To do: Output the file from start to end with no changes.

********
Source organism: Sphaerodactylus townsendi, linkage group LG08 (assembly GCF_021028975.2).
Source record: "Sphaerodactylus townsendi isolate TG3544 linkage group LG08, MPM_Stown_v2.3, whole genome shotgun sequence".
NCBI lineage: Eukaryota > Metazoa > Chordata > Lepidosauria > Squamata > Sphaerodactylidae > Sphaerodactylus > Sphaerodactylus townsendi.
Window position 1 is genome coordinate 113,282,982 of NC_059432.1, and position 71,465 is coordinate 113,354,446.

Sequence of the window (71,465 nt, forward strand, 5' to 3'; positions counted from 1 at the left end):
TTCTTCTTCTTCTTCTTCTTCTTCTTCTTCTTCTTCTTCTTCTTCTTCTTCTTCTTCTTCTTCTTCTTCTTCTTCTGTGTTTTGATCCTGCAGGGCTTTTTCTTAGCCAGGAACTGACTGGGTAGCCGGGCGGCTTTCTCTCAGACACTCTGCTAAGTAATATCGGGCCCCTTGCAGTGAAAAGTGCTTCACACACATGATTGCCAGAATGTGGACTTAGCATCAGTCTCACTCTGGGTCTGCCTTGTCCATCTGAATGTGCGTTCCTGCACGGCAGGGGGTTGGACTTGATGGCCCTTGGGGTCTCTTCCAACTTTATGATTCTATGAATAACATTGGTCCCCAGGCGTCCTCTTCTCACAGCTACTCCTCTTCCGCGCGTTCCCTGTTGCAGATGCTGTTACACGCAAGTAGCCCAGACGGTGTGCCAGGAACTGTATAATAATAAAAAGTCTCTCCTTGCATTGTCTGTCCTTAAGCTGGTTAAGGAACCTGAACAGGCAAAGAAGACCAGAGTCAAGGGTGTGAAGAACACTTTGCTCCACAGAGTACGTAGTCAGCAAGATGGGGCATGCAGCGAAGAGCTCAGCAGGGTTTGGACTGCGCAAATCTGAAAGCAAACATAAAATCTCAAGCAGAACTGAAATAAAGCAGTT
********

Source organism: Sphaerodactylus townsendi, linkage group LG08 (assembly GCF_021028975.2).
Source record: "Sphaerodactylus townsendi isolate TG3544 linkage group LG08, MPM_Stown_v2.3, whole genome shotgun sequence".
NCBI lineage: Eukaryota > Metazoa > Chordata > Lepidosauria > Squamata > Sphaerodactylidae > Sphaerodactylus > Sphaerodactylus townsendi.
Window position 1 is genome coordinate 113,282,982 of NC_059432.1, and position 71,465 is coordinate 113,354,446.

Sequence of the window (71,465 nt, forward strand, 5' to 3'; positions counted from 1 at the left end):
TTCTTCTTCTTCTTCTTCTTCTTCTTCTTCTTCTTCTTCTTCTTCTTCTTCTTCTTCTTCTTCTTCTTCTTCTTCTGTGTTTTGATCCTGCAGGGCTTTTTCTTAGCCAGGAACTGACTGGGTAGCCGGGCGGCTTTCTCTCAGACACTCTGCTAAGTAATATCGGGCCCCTTGCAGTGAAAAGTGCTTCACACACATGATTGCCAGAATGTGGACTTAGCATCAGTCTCACTCTGGGTCTGCCTTGTCCATCTGAATGTGCGTTCCTGCACGGCAGGGGGTTGGACTTGATGGCCCTTGGGGTCTCTTCCAACTTTATGATTCTATGAATAACATTGGTCCCCAGGCGTCCTCTTCTCACAGCTACTCCTCTTCCGCGCGTTCCCTGTTGCAGATGCTGTTACACGCAAGTAGCCCAGACGGTGTGCCAGGAACTGTATAATAATAAAAAGTCTCTCCTTGCATTGTCTGTCCTTAAGCTGGTTAAGGAACCTGAACAGGCAAAGAAGACCAGAGTCAAGGGTGTGAAGAACACTTTGCTCCACAGAGTACGTAGTCAGCAAGATGGGGCATGCAGCGAAGAGCTCAGCAGGGTTTGGACTGCGCAAATCTGAAAGCAAACATAAAATCTCAAGCAGAACTGAAATAAAGCAGTT